Together, the Cyprian cities sent 150 ships to the second Persian invasion of Greece, comprising more than a tenth of the entire fleet, and were present at the Battle of Salamis.

In 410, Euagoras I (better-known by the modern form of his name, Evagoras) became king of Salamis.  An ambitious politician, he curried favor with Athens in the last stages of the Peloponnesian War, and facilitated the alliance between Athens and his lord Artaxerxes II that led to the defeat of Sparta at Cnidus (394) during the Corinthian War between Athens and Sparta.  However, within a few years, the Persians began to feel that strengthening Athens was unwise and the war had gone on long enough, and switched to supporting Sparta, making Salamis and Persia enemies.  Nonetheless, over the next few years, Euagoras managed to gain control over most of Cyprus, invaded Phoenicia and captured several cities.

But in 387, the Athenians were forced by threats of Persian intervention to sign the Peace of Antalcidas, which ended the Corinthian War and required, among other terms, that Greece recognize Persian control of Cyprus.  For the next 13 years, Euagoras fought the Persians alone except for periodic Egyptian support.  The empire invaded in 385 with its general King Orontes I of Armenia and admiral Tiribazus, satrap of Sardis.  Tiribazus destroyed Euagoras' fleet at the Battle of Citium, but the two imperial leaders were unable to take Salamis and had a falling-out that resulted in Tiribazus' recall to Persia.  In 376, Euagoras negotiated a peace and was allowed to remain as a vassal king.  However, he was assassinated by a eunuch only two years later.  His son Nicocles succeeded him.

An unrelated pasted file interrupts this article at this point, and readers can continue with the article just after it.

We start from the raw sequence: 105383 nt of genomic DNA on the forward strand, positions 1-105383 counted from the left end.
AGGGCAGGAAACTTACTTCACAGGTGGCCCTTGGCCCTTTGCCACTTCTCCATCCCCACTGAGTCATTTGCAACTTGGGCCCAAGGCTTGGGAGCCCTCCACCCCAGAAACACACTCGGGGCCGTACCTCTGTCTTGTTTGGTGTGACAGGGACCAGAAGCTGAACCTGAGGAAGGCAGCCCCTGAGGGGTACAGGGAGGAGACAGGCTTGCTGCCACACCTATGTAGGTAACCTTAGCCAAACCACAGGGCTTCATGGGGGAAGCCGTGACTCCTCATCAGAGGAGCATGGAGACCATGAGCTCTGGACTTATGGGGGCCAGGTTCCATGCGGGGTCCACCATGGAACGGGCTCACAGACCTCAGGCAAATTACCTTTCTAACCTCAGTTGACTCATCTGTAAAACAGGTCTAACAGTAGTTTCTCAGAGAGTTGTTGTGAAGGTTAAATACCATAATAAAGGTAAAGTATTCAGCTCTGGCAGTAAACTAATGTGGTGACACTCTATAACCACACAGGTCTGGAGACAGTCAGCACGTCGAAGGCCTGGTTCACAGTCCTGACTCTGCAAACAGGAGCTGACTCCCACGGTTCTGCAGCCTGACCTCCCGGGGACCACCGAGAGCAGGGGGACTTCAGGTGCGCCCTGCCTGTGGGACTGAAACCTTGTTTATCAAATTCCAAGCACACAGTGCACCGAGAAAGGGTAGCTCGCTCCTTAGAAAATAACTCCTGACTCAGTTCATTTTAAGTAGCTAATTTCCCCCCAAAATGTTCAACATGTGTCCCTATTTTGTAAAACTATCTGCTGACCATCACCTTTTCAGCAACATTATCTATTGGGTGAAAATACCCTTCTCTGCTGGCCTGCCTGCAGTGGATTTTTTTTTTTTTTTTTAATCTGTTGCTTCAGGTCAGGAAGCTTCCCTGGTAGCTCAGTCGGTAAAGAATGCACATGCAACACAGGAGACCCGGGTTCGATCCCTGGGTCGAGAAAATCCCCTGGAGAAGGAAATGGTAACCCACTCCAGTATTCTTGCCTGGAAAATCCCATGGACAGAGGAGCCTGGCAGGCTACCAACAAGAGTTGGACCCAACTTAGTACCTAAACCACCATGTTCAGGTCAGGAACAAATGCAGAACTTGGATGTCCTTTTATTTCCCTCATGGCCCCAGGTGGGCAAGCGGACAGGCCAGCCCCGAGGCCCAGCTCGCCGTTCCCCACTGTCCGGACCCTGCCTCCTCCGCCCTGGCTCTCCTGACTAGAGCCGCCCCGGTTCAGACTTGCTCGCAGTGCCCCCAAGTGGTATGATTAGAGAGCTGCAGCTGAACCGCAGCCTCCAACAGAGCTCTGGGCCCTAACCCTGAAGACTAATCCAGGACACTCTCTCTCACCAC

Cyprus launched one last revolt in 350, but it was defeated in 343 by the Hecatomnid prince Idrieus and a force of Greek mercenaries.

Following the Battle of Issus (333), the kingdoms of Cyprus defected to Alexander.  The addition of Cyprian naval support helped Alexander maintain a sea route to Asia and doubtless accelerated the outcome of the war, as well as ensuring the Cyprians' political future by betting on Alexander's victory.  Kings Phytagoras of Salamis, Androcles of Amathus and Pasikratis of Soloi participated in the Siege of Tyre (332), assaulting the northern harbor and providing engineers for the earthworks by which the Macedonians managed to invade the island city.  In return, Alexander allowed the Cyprians to maintain their autonomy, although he abolished the individual currencies of the island as a symbol of his overlordship.